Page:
All fluoroscopy machines are regulared by the Food and Drug Administration (FDA) and must meet specific criteria to be considered safe and effective. Johns Hopkins radiology equipment meets all federal and state requirements.
How do I prepare for a fluoroscopic exam?
PRECAUTIONS: If you are pregnant or think you may be pregnant, please check with your doctor before scheduling the exam. Other options will be discussed with you and your doctor.
CLOTHING: You may be asked to change into a patient gown. A gown will be provided for you. Lockers are provided to secure your personal belongings. Please remove all piercings and leave all jewelry and valuables at home.
EAT/DRINK: Specific instructions will be provided based on the examination you are scheduled for.
ALLERGIES: Notify the radiologist or technologist if you are allergic or sensitive to medications, contrast dyes or iodine.
What examinations might include fluoroscopy?
Exams that might include the use of fluoroscopy as part of the procedure include:
During the procedure
Fluoroscopy may be performed on an outpatient basis or as part of your stay in a hospital. Procedures may vary depending on your condition and your doctor's practices.
Generally, fluoroscopy follows this process:
You will be asked to remove any clothing or jewelry that may interfere with the exposure of the body area to be examined.
If you are asked to remove clothing, you will be given a gown to wear.
A contrast substance may be given, depending on the type of procedure that is being performed, via swallowing, enema, or an intravenous (IV) line in your hand or arm.
You will be positioned on the X-ray table. Depending on the type of procedure, you may be asked to assume different positions, move a specific body part, or hold your breath at intervals while the fluoroscopy is being performed.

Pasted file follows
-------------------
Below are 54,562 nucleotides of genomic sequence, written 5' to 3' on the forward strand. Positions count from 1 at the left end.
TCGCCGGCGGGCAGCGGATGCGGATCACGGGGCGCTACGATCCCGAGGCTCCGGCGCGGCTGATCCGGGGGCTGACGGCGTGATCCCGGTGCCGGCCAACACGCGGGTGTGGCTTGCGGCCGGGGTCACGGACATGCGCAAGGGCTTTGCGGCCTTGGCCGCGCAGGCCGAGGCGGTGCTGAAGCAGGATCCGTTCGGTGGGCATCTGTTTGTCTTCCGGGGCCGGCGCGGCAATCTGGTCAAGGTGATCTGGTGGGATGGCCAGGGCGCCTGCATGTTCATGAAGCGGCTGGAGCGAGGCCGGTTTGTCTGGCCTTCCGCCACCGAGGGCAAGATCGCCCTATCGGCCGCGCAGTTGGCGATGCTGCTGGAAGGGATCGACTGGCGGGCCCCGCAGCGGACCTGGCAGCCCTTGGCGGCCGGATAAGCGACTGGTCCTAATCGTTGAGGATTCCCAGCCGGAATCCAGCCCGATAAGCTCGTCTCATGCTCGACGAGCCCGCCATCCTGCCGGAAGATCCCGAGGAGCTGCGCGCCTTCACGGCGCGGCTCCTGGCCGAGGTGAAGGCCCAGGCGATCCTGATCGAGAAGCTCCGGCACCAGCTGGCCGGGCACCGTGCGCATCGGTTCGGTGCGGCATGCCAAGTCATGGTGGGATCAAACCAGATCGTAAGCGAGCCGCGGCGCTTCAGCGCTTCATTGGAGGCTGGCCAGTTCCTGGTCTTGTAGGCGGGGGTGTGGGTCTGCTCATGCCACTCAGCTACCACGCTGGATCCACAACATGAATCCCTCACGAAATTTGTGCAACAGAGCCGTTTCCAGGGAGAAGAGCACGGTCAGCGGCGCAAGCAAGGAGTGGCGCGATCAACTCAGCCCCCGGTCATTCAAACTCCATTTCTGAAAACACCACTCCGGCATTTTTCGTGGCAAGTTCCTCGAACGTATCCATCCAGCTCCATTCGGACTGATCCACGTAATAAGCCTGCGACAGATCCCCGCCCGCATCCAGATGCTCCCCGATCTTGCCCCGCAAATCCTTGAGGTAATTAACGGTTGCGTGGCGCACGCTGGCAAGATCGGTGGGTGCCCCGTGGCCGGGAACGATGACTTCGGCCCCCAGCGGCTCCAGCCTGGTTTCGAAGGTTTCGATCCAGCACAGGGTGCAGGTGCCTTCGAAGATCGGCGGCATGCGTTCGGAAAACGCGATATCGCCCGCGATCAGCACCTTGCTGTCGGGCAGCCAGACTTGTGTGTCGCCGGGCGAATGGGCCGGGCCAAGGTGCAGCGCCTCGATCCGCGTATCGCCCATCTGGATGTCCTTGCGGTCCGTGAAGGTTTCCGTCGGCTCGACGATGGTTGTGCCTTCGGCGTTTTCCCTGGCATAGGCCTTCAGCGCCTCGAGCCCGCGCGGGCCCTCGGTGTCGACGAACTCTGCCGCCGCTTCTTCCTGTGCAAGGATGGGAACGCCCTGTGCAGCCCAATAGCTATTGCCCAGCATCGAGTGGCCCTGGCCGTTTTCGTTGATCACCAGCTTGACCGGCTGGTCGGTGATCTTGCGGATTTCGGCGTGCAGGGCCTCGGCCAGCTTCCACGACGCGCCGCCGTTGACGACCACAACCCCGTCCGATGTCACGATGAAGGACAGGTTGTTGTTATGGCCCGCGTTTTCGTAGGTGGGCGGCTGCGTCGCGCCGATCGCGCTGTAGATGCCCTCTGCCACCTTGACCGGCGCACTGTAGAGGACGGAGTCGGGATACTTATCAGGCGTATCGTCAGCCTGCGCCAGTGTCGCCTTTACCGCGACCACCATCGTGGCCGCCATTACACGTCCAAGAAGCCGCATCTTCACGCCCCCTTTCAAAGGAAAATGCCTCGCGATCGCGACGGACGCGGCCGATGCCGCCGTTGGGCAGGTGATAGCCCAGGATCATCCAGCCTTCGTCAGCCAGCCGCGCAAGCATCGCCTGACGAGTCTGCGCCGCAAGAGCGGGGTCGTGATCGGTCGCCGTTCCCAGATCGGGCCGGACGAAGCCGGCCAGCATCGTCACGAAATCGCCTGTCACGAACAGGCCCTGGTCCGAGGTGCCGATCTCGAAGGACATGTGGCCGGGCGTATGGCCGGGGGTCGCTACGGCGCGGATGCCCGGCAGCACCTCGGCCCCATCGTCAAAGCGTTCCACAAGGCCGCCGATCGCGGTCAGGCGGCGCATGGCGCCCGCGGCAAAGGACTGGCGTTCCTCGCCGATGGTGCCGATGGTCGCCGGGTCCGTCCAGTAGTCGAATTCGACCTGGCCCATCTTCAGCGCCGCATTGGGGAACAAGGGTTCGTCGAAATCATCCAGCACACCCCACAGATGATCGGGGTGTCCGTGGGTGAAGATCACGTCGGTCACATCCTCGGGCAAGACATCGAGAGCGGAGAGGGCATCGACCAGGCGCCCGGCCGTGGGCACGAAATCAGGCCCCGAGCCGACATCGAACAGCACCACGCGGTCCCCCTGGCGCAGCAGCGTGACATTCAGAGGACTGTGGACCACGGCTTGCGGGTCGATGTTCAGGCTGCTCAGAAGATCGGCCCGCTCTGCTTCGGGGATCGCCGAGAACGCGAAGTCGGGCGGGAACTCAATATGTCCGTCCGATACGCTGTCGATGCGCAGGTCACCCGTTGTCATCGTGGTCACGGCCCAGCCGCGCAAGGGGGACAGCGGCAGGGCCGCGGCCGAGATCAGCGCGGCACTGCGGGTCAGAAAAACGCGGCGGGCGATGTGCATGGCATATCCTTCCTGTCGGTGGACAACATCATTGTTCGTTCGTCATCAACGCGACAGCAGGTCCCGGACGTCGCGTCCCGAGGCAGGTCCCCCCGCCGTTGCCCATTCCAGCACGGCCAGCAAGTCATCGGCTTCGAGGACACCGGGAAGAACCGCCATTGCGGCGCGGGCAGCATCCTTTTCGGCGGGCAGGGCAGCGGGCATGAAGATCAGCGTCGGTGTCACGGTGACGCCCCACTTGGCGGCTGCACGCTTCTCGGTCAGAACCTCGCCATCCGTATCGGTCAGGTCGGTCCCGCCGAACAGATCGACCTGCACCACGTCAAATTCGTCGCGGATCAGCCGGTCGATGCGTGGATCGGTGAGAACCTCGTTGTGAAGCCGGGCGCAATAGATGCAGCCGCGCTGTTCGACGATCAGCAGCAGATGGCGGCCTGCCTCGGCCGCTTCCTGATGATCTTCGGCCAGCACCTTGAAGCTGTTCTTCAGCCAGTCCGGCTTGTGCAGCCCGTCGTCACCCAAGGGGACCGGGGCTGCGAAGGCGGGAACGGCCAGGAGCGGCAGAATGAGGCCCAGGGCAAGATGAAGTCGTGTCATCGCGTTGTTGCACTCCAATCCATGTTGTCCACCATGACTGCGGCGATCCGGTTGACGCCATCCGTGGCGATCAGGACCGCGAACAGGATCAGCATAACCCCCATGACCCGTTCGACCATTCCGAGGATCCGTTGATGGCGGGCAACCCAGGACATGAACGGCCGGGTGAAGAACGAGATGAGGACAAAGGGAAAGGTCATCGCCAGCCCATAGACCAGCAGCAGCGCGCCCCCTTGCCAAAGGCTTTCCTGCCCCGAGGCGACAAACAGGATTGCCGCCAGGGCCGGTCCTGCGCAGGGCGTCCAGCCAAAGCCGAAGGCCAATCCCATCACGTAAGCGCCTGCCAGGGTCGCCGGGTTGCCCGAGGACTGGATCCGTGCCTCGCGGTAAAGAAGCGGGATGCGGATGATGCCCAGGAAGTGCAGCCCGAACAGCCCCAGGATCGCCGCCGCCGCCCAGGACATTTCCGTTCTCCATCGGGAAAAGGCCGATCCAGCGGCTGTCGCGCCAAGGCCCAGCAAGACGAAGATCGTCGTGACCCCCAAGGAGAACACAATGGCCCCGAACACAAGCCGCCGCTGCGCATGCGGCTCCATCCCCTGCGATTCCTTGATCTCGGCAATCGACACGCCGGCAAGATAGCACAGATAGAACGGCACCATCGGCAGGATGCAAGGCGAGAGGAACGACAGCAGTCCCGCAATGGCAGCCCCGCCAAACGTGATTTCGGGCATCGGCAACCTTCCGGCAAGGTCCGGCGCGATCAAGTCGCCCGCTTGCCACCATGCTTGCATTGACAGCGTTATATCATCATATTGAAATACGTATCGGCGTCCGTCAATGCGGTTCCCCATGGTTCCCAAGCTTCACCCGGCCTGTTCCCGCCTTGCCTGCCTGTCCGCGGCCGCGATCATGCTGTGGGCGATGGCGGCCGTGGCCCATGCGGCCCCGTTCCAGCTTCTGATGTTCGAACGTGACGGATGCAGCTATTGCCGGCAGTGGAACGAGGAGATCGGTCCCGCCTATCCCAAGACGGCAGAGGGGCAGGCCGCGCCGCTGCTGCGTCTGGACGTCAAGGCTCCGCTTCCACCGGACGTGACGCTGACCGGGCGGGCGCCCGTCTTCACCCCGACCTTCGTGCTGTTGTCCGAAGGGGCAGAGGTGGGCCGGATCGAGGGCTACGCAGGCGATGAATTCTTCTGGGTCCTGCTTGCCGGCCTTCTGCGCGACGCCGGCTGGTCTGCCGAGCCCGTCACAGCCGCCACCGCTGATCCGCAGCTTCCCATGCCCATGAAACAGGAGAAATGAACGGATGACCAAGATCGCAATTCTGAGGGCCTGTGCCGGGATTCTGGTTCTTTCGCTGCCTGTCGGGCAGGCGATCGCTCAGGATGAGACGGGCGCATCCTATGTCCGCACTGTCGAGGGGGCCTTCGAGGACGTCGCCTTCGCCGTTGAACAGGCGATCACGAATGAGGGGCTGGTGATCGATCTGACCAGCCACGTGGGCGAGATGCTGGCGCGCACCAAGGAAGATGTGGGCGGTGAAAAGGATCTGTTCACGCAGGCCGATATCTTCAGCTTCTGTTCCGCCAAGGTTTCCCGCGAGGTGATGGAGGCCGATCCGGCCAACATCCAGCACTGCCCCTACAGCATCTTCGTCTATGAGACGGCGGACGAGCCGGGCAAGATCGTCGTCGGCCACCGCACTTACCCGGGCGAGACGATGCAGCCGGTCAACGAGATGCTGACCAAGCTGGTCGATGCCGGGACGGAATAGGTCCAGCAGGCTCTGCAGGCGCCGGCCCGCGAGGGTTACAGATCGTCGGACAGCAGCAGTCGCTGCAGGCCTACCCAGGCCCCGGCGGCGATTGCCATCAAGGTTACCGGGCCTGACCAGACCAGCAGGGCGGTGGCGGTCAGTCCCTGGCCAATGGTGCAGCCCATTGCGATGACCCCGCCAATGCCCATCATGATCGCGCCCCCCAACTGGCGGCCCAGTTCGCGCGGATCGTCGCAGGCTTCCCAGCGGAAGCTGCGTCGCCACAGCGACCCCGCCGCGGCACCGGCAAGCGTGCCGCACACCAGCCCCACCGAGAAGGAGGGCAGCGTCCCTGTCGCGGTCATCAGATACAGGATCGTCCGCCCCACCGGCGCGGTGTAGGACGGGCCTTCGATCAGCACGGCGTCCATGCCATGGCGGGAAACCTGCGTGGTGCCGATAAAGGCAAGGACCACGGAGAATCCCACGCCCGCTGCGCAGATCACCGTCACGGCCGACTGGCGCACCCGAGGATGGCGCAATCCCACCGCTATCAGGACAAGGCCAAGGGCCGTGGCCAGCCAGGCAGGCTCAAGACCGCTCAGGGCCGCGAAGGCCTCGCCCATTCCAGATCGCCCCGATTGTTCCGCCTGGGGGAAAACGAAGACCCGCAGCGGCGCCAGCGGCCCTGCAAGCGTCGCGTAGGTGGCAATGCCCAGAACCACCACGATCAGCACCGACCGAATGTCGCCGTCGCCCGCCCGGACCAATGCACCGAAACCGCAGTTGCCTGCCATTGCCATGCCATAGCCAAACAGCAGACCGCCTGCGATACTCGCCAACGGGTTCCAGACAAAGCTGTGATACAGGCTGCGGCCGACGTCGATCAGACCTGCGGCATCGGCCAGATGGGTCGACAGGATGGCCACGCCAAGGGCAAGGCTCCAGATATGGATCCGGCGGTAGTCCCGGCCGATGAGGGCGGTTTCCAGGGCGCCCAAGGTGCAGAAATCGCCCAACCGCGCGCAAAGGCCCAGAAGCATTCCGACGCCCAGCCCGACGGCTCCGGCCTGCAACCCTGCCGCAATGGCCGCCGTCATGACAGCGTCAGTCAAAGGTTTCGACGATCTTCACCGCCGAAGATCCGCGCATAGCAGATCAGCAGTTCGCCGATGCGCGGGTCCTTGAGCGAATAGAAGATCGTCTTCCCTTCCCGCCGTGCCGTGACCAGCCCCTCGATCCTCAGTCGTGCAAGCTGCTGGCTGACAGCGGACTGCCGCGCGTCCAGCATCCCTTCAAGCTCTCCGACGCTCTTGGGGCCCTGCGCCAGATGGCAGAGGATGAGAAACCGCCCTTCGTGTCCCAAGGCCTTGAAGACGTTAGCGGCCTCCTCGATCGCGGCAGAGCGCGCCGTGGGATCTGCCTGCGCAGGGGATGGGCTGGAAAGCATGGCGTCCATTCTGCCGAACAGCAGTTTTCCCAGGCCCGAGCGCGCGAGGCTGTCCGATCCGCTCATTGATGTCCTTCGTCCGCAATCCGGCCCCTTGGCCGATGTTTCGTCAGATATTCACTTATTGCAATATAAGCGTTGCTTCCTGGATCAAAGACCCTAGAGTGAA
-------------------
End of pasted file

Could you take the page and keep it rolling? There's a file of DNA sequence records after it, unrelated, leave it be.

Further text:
For procedures that require catheter insertion, such as cardiac catheterization or catheter placement into a joint or other body part, an additional line insertion site may be used in the groin, elbow, or other site.
A special X-ray machine will be used to produce the fluoroscopic images of the body structure being examined or treated.
A dye or contrast substance may be injected into the IV line in order to better visualize the organs or structures being studied.
In the case of arthrography (visualization of a joint), any fluid in the joint may be aspirated (withdrawn with a needle) prior to the injection of the contrast substance. After the contrast is injected, you may be asked to move the joint for a few minutes in order to evenly distribute the contrast substance throughout the joint.
The type of procedure being performed and the body part being examined and/or treated will determine the length of the procedure.
After the procedure has been completed, the IV line will be removed.
While fluoroscopy itself is not painful, the particular procedure being performed may be painful, such as the injection into a joint or accessing of an artery or vein for angiography. In these cases, the radiologist will take all comfort measures possible, which could include local anesthesia, conscious sedation, or general anesthesia, depending on the particular procedure.
After the procedure
The type of care required after the procedure will depend on the type of fluoroscopy that is performed. Certain procedures, such as cardiac catheterization, will likely require a recovery period of several hours with immobilization of the leg or arm where the cardiac catheter was inserted. Other procedures may require less time for recovery.
If you notice any pain, redness, and/or swelling at the IV site after you return home following your procedure, you should notify your doctor as this could indicate an infection or other type of reaction.
Your doctor will give more specific instructions related to your care after the examination or procedure.